Saturday, July 19, 2014

Fear and Loathing in Ocean City (Without the Fear and Loathing)

Guess what everybody? Today we had the privilege of visiting Ocean City, in the glorious and widely beloved state of New Jersey. In case you were wondering, this excursion was at the behest of the Summer Discovery Program, which has once again shown its dedication to exposing us to iconic features of America. Thus it was that I discovered the land of $7 slices of pizza.

The day began with a 3 hour bus ride, which of course I slept through. When we arrived in Ocean City the first thing I noticed was a store selling gelato. I was very insistent that Other Julia and I get gelato, on the principle that it was gelato. I don't think Shebek was convinced by this line of reasoning, but I eventually won her over. The area we were allowed to inhabit was an interminable stretch of boardwalk, tourist shops, and shoreline. It was in many respects totally different from the beaches back at home and in other respects very similar. For instance, the seagulls here look different (and terrifying.) The Atlantic Ocean is much warmer than the Pacific, which makes it superior for frolicking in.  

Seagulls and beachgoers
When Shebek and I got gelato I summarily failed to consume mine in a timely and orderly fashion (it melted and dripped everywhere; panic ensued). Afterwards we wandered the boardwalk and explored candy stores. Candy stores, it turns out are a dangerous place for me; in one of them I started laughing and couldn't stop for several minutes. (I blame Shebek. She said something funny. Probably in a Russian accent.)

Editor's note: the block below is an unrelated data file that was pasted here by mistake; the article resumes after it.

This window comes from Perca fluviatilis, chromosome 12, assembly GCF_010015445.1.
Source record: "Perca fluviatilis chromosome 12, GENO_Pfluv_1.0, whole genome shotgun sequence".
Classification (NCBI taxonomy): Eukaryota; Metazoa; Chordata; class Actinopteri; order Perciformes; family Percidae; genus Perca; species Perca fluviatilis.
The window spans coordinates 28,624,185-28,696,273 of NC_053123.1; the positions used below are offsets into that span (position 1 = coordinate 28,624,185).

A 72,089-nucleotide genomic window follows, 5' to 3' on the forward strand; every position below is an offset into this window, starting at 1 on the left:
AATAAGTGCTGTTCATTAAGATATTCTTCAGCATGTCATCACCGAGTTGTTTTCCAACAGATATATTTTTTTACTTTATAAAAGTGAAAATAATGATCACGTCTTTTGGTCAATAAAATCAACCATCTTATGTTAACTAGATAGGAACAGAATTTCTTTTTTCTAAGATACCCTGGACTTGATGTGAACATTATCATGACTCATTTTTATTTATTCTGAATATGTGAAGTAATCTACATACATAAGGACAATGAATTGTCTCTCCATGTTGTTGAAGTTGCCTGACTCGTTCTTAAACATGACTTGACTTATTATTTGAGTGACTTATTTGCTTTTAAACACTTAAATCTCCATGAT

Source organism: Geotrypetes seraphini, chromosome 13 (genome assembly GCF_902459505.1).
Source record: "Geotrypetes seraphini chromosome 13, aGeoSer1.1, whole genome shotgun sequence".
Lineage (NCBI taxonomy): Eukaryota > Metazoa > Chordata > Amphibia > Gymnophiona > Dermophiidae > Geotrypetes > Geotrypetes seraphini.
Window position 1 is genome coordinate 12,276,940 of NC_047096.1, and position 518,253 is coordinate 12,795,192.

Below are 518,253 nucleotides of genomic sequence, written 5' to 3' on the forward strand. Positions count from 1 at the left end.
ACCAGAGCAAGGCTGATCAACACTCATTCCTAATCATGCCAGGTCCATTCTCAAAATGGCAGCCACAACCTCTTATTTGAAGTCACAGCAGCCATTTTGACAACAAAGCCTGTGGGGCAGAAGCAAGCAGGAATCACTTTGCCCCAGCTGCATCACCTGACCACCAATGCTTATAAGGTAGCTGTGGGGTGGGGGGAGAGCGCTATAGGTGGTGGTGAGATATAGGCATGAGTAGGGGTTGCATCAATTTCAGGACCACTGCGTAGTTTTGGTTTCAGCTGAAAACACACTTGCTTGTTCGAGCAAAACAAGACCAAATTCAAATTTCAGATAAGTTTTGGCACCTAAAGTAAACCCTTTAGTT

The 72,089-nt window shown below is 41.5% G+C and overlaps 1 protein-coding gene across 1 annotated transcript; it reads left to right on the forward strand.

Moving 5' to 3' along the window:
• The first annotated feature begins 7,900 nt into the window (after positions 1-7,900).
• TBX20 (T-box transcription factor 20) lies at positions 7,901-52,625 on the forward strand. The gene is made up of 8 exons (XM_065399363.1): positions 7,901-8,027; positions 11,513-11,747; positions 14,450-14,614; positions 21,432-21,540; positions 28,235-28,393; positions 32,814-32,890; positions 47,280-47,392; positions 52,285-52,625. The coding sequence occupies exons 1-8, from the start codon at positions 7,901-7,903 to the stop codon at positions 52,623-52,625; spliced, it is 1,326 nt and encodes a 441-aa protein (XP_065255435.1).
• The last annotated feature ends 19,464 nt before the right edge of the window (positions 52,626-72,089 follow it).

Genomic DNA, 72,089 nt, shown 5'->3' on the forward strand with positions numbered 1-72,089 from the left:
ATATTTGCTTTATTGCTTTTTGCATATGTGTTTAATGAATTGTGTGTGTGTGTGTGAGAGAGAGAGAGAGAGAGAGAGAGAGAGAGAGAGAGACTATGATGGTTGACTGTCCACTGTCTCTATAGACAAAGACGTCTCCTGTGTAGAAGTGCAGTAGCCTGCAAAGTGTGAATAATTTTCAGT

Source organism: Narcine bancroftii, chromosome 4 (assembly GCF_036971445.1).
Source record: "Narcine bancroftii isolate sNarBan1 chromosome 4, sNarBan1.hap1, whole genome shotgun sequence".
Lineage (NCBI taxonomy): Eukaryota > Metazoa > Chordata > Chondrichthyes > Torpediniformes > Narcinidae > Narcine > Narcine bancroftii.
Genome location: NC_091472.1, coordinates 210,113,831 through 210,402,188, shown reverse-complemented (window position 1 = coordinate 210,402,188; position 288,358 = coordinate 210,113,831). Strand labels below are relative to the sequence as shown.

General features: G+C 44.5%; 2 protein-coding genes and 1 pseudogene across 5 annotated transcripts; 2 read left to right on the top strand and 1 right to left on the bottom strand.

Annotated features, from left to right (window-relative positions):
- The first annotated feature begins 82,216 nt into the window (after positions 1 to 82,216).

We also spent a lot of time on the beach, where we tried to make a sandcastle. Allas our efforts were rebuffed by the unsandcastleable sand and destructive children. 

This adventure gave me time to think about some of the things I learned yesterday about the relationship between people and urban and commercial spaces. Yesterday, during our graffiti tour one of our guides said that graffiti is an inherently political action because graffiti artists only tag private property that they think should be public property. He also compared graffiti and corporate advertising. According to him, graffiti is democratic because it levels the playing field between individuals and corporations. I was interested to note that there was no graffiti visible on the boardwalk, though we were inundated with a deluge of corporate advertising.

 Today was a lot of fun and I even had a little time to continue reading "The Dispossessed," which may well be my favorite book this year. 

No comments:

Post a Comment